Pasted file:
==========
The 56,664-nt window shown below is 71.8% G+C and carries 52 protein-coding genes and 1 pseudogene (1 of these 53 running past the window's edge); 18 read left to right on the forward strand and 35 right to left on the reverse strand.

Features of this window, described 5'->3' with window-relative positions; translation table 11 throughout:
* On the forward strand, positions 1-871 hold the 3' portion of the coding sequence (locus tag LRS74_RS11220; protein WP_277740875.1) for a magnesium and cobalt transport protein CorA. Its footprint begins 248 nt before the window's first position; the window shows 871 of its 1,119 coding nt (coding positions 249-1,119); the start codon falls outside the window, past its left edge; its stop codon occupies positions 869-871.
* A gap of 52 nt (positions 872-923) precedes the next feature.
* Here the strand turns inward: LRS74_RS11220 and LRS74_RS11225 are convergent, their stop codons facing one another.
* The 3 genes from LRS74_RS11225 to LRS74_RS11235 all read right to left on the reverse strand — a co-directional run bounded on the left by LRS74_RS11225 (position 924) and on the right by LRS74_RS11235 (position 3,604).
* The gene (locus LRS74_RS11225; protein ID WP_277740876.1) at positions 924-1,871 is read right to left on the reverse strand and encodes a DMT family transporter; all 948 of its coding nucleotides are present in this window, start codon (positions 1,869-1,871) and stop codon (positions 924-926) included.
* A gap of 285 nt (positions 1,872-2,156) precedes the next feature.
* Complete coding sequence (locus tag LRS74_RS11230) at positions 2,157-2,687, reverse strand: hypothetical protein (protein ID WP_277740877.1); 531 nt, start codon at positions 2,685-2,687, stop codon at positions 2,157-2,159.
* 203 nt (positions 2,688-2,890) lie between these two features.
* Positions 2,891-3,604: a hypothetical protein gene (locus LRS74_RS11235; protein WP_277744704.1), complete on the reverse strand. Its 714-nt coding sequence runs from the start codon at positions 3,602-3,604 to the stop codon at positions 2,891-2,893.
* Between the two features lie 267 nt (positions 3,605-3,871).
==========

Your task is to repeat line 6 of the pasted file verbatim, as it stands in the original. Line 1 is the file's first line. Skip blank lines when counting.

* The 3 genes from LRS74_RS11225 to LRS74_RS11235 all read right to left on the reverse strand — a co-directional run bounded on the left by LRS74_RS11225 (position 924) and on the right by LRS74_RS11235 (position 3,604).